New York City, your buildings are on notice. A recent audit by the NYC Department of Buildings revealed that nine out of every 10 new or renovated office and residential buildings do not meet the current New York City Energy Conservation Code.

Mayor de Blasio and Gina Bocra, chief sustainability officer at the DOB, have made it clear that this level of non-compliance is unacceptable. So far this year, the de Blasio administration has reviewed more than 1,200 building applications, and they plan to quadruple that figure annually.

Bocra’s team has also set up a permanent audit unit at the DOB that will continue to review whether construction and renovation plans for lighting, heating and air-conditioning, and walls and windows align with current energy code standards.

“We’re very serious about this, and are trying to educate the industry on what is required,” she told Crains New York. “Buildings are the largest source of energy consumption in our city, and how we conserve energy is key to making progress on reducing greenhouse-gas emissions.”

Greener & Greater

It is estimated that 75 percent of NYC’s greenhouse gas emissions come from the building sector. As part of the emission reduction goals outlined in PlaNYC, the Bloomberg administration issued the Greener, Greater Buildings Plan. The GGBP is a comprehensive, mandatory policy that includes the Energy Conservation Code, and attempts to address energy efficiency in large, existing whole buildings throughout the city.

Four pieces of legislation make up the GGBP:

  • Local Law 84 | Benchmarking: This law requires annual benchmarking of energy and water consumption.
  • Local Law 85 | NYC Energy Conservation Code: The NYCECC sets energy-efficiency standards for new construction and alterations to existing buildings
  • Local Law 87 | Energy Audits: This legislation requires an energy audit and retro‐commissioning of energy equipment in large buildings every 10 years.
  • Local Law 88 | Lighting and Sub-metering: This mandates that by 2025, the lighting in the non-residential space be upgraded to meet code and large commercial tenants be provided with sub-meters.

While these laws have now been in place for years, it appears that up until last year, very little oversight was being given to ensure compliance.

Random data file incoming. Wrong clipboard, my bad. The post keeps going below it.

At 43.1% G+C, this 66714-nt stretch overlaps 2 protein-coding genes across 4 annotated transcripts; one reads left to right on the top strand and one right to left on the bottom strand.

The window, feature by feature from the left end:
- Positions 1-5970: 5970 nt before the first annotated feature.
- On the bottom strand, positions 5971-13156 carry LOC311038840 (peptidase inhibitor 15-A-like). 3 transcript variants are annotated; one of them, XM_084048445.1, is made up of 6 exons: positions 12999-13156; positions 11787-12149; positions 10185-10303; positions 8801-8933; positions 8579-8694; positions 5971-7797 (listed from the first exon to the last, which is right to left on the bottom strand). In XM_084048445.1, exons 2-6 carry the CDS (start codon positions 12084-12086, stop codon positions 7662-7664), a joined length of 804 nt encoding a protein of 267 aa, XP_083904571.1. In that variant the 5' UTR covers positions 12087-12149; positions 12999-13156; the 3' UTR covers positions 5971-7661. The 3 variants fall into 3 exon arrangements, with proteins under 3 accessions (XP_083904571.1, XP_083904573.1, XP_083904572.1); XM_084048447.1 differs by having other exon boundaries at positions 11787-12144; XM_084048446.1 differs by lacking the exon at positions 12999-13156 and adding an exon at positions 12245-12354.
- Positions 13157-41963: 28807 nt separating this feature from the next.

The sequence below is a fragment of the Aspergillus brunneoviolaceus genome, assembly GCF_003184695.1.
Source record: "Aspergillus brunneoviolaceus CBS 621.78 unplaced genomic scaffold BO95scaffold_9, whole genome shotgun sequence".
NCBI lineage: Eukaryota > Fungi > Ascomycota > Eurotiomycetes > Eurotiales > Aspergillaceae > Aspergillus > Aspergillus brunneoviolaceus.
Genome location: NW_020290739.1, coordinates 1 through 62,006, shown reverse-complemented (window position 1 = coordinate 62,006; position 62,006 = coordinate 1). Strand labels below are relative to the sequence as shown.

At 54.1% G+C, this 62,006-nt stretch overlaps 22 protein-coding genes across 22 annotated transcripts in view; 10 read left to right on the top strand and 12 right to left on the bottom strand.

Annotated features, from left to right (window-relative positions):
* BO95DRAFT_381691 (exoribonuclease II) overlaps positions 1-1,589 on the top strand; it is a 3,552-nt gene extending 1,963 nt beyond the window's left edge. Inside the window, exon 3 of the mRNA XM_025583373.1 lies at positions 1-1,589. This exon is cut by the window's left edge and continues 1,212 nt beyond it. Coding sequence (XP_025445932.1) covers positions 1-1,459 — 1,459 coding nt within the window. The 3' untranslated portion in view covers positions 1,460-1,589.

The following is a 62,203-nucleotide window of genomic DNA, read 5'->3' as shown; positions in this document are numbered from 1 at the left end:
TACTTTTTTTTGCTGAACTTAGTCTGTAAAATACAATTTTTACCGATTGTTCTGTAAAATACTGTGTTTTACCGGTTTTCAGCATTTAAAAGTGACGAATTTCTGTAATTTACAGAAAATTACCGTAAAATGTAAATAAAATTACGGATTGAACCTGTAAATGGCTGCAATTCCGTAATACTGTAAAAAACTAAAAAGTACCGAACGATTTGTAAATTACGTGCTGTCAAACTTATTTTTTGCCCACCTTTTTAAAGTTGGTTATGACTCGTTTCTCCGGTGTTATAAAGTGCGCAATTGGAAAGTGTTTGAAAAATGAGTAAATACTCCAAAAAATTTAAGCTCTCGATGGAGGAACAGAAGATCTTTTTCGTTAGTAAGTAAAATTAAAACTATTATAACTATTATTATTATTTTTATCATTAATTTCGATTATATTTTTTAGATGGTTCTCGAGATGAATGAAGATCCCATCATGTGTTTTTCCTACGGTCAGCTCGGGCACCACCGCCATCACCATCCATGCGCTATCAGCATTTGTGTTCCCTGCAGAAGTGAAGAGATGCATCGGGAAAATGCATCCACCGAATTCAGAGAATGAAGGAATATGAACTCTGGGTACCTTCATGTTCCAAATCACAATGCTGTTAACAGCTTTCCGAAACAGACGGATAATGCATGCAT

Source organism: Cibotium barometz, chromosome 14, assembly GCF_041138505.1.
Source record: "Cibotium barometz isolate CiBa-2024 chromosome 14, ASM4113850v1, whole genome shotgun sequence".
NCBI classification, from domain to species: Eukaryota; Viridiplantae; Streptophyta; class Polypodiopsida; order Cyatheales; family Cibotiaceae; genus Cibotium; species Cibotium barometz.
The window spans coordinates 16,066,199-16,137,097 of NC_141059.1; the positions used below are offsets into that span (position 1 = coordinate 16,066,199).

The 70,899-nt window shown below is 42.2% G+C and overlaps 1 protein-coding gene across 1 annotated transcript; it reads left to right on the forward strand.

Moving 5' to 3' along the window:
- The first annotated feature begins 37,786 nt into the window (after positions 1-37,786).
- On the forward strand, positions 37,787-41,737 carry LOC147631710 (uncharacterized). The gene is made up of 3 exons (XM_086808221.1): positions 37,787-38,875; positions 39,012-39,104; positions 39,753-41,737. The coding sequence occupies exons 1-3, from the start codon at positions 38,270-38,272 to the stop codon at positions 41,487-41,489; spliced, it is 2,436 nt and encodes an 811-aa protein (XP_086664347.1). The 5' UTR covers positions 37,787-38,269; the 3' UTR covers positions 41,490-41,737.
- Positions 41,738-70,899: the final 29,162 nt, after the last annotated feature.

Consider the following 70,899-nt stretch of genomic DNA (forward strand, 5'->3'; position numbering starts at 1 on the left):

“No one knew what was going on before because no one was checking,” said Russell Unger, executive director of the Urban Green Council. “It is very easy to proclaim some policy or write some law, but the hard work comes on the other side when you need someone to implement it.”

A New Era of Enforcement

Construction in Bensonhurst, Brooklyn. Photo credit: David Tan
Construction in Bensonhurst, Brooklyn. Photo credit: David Tan

The energy code audits began last winter, while Bloomberg was preparing to depart, but de Blasio’s team has scaled up the effort significantly. More than 1,200 audits have been conducted this year (compared to Bloomberg’s 212), and 160 random construction site visits have occurred. In 20% of those inspections, officials found that construction was not even being conducted in accordance with the city-approved plans, and in some cases stop-work orders were issued.

The DOB is currently drafting new fines and regulations that will apply specifically to the NYECC, but in the meantime they are focusing on education and outreach. “We are trying to bring both the design and construction sides up to speed,” Ms. Bocra said, noting that many firms were not consciously breaking the rules.

For their part, developers seem skeptical about the new era of enforcement, complaining that compliance with the NYECC will cost both time and money. But this much seems clear from the de Blasio administration: Build it green, or face a fine.